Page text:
Radiopharmaceutical Sciences Institute
The RSI has developed into a nationally and international recognized center of excellence in the radiopharmaceutical sciences area as evidenced by the numerous peer-reviewed grants held by the individual RSI faculty. The In Vivo Cellular and Molecular Imaging Center (ICMIC) grant awarded by the National Cancer Institute (NCI) is only one of eight awarded (the other seven recipients are Harvard, Sloan Kettering, UCLA, Johns Hopkins, Michigan, Washington University-St. Louis and Stanford). The close affiliation of the RSI with Harry S. Truman Memorial VA Hospital (HSTMVAH) and the MU Research Reactor (MURR) continues to play a major role in the success of the RSI. The majority of RSI faculty have been involved in innovative research activities for most of their careers. One of the major thrusts of the RSI research programs is development of novel radiopharmaceuticals for diagnostic and therapeutic applications in humans.
As a result of their studies, more than 20 patents have been awarded/pending over the past twenty years. Three of these patents resulted in production of FDA approved radioactive drugs currently marketed in the US (Ceretec, Quadramet and TheraSpheres). Another example is a radiolabeled drug (Lu-177-AMBA), which is currently entering human clinical trials for treatment of prostate cancer, is based on a design of a radiolabeled peptide designed and developed by RSI faculty. New faculty has been recently added to the RSI, which expanded capabilities for offering enhanced educational and research opportunities for students and other trainees.
RSI faculty have joint appointments in various MU departments and the HSTMVAH, in addition to their home department to facilitate mentoring, co-mentoring graduate and undergraduate majors in the relevant department. These formal relationships have and will continue to enhance the interdisciplinary training of these students in the molecular imaging/therapy areas.
The mission of the RSI is to promote, facilitate and support a wide range of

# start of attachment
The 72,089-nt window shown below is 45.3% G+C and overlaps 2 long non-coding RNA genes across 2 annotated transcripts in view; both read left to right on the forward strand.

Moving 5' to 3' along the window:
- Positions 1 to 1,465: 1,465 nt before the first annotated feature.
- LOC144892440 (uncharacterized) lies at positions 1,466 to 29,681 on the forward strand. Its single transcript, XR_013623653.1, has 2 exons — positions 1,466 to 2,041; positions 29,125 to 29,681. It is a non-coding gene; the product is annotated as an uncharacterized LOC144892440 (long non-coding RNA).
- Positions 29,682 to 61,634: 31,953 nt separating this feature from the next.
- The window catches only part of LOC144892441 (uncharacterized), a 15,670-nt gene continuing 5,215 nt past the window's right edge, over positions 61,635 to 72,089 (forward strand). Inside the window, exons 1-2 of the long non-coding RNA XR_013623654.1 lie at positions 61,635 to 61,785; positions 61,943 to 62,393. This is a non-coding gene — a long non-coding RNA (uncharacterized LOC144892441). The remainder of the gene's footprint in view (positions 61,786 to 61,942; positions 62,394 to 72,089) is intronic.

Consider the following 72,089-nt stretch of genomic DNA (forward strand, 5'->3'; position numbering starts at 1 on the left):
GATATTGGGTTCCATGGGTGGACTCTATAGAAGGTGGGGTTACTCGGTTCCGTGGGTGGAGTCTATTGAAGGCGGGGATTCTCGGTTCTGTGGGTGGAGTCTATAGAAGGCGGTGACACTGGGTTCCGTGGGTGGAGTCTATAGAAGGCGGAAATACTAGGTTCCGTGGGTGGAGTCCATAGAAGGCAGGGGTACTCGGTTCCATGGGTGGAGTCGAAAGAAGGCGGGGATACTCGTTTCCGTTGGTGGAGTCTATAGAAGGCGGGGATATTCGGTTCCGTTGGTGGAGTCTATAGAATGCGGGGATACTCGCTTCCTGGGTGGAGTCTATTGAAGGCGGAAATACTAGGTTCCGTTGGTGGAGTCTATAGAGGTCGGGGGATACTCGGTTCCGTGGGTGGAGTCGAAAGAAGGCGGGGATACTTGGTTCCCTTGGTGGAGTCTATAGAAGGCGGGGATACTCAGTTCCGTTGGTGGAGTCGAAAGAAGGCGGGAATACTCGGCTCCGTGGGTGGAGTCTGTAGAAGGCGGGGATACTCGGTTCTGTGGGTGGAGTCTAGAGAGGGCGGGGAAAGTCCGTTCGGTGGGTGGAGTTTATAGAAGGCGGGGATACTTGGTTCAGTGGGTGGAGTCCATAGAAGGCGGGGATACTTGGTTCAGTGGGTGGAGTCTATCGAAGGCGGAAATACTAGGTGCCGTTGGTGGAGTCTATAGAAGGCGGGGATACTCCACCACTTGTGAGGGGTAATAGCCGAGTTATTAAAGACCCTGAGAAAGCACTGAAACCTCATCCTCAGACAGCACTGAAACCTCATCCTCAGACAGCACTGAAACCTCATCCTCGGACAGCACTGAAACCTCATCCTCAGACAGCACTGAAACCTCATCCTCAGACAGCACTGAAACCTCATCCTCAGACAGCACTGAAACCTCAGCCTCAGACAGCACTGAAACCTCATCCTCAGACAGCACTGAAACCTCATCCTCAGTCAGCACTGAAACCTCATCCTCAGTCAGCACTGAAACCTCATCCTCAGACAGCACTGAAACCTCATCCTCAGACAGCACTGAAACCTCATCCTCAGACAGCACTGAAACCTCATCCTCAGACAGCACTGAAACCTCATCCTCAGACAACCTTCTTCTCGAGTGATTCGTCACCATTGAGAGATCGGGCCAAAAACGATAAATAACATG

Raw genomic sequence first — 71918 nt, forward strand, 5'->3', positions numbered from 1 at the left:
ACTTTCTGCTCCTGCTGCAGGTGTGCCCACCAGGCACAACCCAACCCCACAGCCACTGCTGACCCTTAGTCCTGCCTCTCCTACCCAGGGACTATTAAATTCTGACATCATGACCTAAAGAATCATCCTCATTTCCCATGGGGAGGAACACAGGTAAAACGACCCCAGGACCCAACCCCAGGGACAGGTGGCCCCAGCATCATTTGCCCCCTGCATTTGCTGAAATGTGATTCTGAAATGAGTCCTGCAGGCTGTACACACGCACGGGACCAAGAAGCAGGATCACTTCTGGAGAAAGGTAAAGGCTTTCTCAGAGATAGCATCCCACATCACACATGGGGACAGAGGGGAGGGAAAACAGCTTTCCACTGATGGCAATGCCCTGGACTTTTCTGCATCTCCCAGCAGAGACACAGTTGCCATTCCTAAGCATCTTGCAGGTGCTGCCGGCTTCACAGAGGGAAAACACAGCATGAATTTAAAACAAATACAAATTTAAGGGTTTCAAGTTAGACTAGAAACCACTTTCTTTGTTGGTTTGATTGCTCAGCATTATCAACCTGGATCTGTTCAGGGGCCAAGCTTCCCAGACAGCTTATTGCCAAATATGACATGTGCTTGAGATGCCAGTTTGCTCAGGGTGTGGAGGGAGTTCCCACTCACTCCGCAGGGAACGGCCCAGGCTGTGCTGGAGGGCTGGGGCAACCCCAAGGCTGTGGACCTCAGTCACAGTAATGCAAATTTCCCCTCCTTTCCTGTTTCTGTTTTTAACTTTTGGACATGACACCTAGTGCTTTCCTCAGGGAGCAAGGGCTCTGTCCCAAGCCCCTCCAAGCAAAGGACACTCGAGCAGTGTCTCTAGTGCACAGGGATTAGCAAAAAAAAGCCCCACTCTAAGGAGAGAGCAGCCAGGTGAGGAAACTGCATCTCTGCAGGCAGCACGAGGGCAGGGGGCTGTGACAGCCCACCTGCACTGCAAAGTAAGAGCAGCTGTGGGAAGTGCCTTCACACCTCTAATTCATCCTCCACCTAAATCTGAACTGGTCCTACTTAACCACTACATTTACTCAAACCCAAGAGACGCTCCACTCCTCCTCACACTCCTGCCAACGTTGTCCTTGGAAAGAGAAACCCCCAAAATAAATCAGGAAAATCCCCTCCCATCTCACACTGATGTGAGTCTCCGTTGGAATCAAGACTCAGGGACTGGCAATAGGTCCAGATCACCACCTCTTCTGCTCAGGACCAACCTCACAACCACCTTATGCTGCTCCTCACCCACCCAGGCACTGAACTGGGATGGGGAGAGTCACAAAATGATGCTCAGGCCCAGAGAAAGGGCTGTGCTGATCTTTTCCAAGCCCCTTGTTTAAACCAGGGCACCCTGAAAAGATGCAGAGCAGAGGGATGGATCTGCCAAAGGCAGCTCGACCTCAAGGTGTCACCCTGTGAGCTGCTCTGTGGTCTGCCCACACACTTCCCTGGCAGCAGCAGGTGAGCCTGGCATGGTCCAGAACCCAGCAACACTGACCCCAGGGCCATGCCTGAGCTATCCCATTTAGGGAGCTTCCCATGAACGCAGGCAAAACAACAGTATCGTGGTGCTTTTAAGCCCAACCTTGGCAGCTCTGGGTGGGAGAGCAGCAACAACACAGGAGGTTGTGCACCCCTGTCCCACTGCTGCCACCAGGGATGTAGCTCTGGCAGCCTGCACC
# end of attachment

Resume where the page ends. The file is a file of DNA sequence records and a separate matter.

Radiopharmaceutical Sciences research and educational programs.
University of Missouri Research Reactor
A distinguishing characteristic of the RSI is its long-standing interdisciplinary affiliation with MURR.
MURR has been and continues to provide specialized facilities, expertise and capabilities for RSI faculty and students. The development of radiopharmaceuticals that are currently FDA approved for routine use in patients and several promising new radiolabeled biomolecules being evaluated as cancer specific therapeutic agents resulted from strong collaboration efforts between the MURR radiochemistry faculty/scientists and RSI investigators. Over the past few years MURR has invested in expanding their infrastructure for producing clinical grade radiopharmaceuticals for which includes more sophisticated hot-cells and GMP facilities that will enable them to produce radiolabeled drugs for use in human patients.
A 10 MW, MURR is the largest university research reactor in the world.
MURR is internationally recognized for its capabilities and contributions to research in nuclear medicine, biomedical sciences and radiopharmaceutical chemistry. The most recent National Academy of Sciences review, Isotopes in Medicine and Life Sciences, identified MURR as the best reactor facility in the US for production of radioisotopes for biomedical research and medical applications. MURR currently produces more reactor-produced radioisotopes for biomedical researchers and human medical applications in the U.S. than any other domestic entity, including the entire US Department of Energy. In most cases, MURR is the sole supplier of these radionuclides. The interdisciplinary programs involving MURR scientists/faculty and RSI faculty are unparalleled and cannot be reproduced at any other university.
Biomolecular Imaging Center
The Biomolecular Imaging Center (BIC) is a specialized resource integrated with the RSI that is found at no other campus in the Big-12. The HS Truman Veterans Administration Hospital (HSTVAH) houses seven RSI faculty and their programs and has been an important cornerstone for the Institute. It houses the Biomolecular Imaging Center (BIC) that enable high resolution radionuclide, optical, X-ray and MRI imaging of rodent animal modes. The BIC is comprised of a Siemens Preclinical Solutions combined Micro-SPECT/CT, a Philips Mosaic Micro-PET, a Varian 7 T Micro-MRI, and a Xenogen IVIS-200 fluorescent/bioluminescent imaging system.
Collectively, the activities of the RSI are making important contributions to undergraduate, graduate and post-graduate educational and research programs across the University of Missouri campus and have been recognized both nationally and internationally. The uninterrupted succession of extramural peer reviewed grants from a variety of federal agencies over the past twenty years has provided a base of support that sustained continuity, permitted programmatic growth, and maintained a critical mass of expertise and infrastructure.